Real Greenhouse Gas Emission Measurement and Reporting Program

Audio described version


Speaker 1 (S1): Dilini Seneviratne, Senior Engineer – Sewerage Planning (Melbourne Water)
Speaker 2 (S2): Peter Wardrop, Engineer (Melbourne Water)

[On-screen visual: View of sludge drying pans at a sewage treatment plant. Overlaid text reads ‘Real Greenhouse Gas Emission Measurement and Reporting Program, Melbourne Water’]

S1: Right now, we’re at a point where the actions we take in the next decade will define our future. 

[On-screen text: Dilini Seneviratne, Melbourne Water, Senior Engineer – Sewerage Planning]
[On-screen visual: Dilini standing on site at a treatment plant.]

S1: At Melbourne Water, we have pledged to halve our emissions by 2025 and reduce them to net zero by 2030. 

[On-screen visual: Close-up of aerators and bubbling effluent in a sewage treatment lagoon, cutting across to drone footage of sludge drying pans]

S1: We’re already increasing our use of renewable energy, but we also need to reduce our direct emissions – like those created through the treatment of sewage. 

[On-screen visual: Peter walks through the Eastern Treatment Plant, looking at the sewage treatment infrastructure. Scene cuts to back to Dilini.]

S1: Historically, we haven’t had a complete view of these kinds of emissions, so we were limited in how we could improve our abatement strategies. That’s why we began our Real Greenhouse Gas Emission Measurement and Reporting Program.

S1: We partnered with experts at the University of Melbourne, the University of Queensland, Ektimo and Haliburton Scientific. And we worked together to develop new methods to measure and report direct emissions from three major sources at our sewage treatment plants. 

[On-screen text: Peter Wardrop, Melbourne Water, Engineer]

S2: The first project established a novel hood and gas analyser system for measuring nitrous oxide emissions from aerated nitrogen removal systems. 

[On-screen visual: Peter inspects equipment at the Western Treatment Plant. A close-up of the equipment is labelled with the Ektimo logo, and reads ‘Continuous Emission Monitoring System’.]

S2: What we’ve found through this project is that actual emissions don’t equal what we’re reporting. So, results to date have shown that emissions vary significantly from season to season, and this proves that relying on the existing reporting guidelines for nitrous oxide is problematic.

S2: Using these insights, we’re continuing to work with others such as Icon Water and the University of Queensland, so that we can increase our understanding of the factors that influence these emissions – in order to identify new abatement strategies.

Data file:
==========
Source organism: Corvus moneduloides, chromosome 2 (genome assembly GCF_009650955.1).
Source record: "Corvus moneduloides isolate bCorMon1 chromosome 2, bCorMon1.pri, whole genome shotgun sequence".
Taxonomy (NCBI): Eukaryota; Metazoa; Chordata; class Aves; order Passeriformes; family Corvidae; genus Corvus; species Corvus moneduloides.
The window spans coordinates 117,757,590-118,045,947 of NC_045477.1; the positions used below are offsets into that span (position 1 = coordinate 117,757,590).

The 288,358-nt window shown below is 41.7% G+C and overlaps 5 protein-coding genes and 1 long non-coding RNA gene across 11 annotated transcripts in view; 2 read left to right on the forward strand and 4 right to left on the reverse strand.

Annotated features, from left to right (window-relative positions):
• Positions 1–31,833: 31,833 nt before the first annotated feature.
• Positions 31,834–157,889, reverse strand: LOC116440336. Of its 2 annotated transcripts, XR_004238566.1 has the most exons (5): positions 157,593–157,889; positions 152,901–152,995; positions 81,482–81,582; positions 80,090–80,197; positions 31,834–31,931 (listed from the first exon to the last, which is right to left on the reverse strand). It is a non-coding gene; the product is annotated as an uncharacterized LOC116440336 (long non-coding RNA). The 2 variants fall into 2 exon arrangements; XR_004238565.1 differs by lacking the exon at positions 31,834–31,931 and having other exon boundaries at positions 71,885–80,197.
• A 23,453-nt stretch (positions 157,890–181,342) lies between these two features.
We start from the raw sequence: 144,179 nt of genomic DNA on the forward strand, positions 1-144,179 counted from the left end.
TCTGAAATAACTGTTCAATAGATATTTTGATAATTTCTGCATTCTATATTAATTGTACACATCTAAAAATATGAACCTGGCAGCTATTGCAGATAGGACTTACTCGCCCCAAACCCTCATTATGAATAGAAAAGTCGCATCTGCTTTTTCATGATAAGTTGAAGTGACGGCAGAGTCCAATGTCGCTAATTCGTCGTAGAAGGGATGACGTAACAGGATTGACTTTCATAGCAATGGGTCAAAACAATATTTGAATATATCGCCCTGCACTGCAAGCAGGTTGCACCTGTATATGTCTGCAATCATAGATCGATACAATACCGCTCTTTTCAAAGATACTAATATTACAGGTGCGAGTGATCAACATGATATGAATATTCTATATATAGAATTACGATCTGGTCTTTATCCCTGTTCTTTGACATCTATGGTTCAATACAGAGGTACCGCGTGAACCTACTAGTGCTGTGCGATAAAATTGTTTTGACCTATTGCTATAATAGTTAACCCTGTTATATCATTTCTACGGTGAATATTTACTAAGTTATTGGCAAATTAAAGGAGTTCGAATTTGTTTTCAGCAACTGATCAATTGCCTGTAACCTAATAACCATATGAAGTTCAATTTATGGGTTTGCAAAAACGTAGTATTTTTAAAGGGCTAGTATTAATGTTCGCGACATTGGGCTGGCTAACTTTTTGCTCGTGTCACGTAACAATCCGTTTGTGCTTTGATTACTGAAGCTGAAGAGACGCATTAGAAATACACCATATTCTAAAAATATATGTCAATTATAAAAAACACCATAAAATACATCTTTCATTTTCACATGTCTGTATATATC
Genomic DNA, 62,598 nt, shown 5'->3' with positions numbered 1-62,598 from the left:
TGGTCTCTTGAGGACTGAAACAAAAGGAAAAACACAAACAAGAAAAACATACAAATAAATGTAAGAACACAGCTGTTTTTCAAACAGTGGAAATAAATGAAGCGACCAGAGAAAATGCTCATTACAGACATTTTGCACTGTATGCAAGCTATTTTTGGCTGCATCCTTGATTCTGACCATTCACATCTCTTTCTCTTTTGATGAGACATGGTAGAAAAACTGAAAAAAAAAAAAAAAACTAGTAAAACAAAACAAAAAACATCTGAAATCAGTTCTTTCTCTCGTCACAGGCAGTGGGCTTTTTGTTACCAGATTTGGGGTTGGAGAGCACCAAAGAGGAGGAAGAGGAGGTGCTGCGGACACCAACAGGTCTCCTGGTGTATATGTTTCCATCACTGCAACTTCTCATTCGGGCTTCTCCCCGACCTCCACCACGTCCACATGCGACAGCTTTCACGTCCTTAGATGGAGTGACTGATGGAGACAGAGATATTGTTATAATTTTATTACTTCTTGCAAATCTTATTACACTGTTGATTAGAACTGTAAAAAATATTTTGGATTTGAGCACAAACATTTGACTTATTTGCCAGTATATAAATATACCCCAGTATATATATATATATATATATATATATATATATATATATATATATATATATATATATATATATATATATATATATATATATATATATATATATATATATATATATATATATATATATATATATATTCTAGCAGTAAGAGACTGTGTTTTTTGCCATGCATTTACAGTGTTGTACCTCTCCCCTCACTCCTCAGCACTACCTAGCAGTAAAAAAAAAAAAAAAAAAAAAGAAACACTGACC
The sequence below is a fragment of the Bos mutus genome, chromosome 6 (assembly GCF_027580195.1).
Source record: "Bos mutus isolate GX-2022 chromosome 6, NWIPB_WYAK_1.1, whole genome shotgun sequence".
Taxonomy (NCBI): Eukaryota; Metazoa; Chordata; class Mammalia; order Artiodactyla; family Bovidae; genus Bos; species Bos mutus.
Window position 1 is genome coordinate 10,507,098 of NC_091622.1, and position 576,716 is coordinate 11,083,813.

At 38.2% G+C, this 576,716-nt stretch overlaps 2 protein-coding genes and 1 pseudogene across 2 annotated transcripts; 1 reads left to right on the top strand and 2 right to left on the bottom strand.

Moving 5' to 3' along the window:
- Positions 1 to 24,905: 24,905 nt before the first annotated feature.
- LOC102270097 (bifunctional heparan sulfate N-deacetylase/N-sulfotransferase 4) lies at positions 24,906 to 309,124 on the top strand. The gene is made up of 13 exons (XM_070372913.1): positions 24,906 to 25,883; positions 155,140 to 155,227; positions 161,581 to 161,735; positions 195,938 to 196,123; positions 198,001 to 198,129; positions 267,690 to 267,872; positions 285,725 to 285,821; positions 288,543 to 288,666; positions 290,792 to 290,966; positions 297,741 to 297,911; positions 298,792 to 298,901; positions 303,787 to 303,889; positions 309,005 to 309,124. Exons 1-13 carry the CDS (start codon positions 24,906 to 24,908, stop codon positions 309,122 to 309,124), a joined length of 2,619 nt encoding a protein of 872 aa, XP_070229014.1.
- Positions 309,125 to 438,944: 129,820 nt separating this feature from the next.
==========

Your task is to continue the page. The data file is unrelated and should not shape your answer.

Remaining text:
[On-screen visual: Dilini standing at a sewage treatment plant]

S1: The second project measured methane emissions from open air sludge drying – a significant contributor to our direct emissions. 

[On-screen visual: Aerial footage of monitoring equipment set up between two sludge drying pans at the Eastern Treatment Plant]

S1: To build a business case for alternative processes, we conducted an Australian first two-year monitoring campaign covering the entire drying process. Fixed laser measurement, meteorological data and inverse dispersion modelling were used to monitor these emissions at our Eastern Treatment Plant. This has led to the development of a model that estimates methane emissions from these drying pans. 

[On-screen visual: Peter standing at a sewage treatment plant]

S2: Thirdly, we deployed plant wide and operating area wide techniques to uncover methane emissions from lesser-known sources at our Eastern Treatment Plant. 

[On-screen visual: Aerial footage of an old sewage treatment lagoon at the Eastern Treatment Plant.]

S2: This included using a gas tracer test on one of the sludge drying pans. And this identified emissions from an old lagoon system. 

S2: We plan to further refine these techniques and deploy them to other areas. 

[On-screen visual: Dilini standing at a sewage treatment plant]

S1: This program has developed an unprecedented framework in Australia for investigating and quantifying emissions at sewage treatment plants. 

[On-screen visual: Dilini and Peter walkthrough the coastal habitat at the Western Treatment Plant, where birds can be seen foraging in the decommissioned treatment lagoons.]

S1: Using this knowledge, other water organisations will be better equipped to tackle climate change. We look forward to continuing to work with our partners; because the more we understand about direct emissions, the stronger our abatement strategies will be – bringing us all closer to net zero.

[On-screen visual: Melbourne Water logo, accompanied by text ‘’]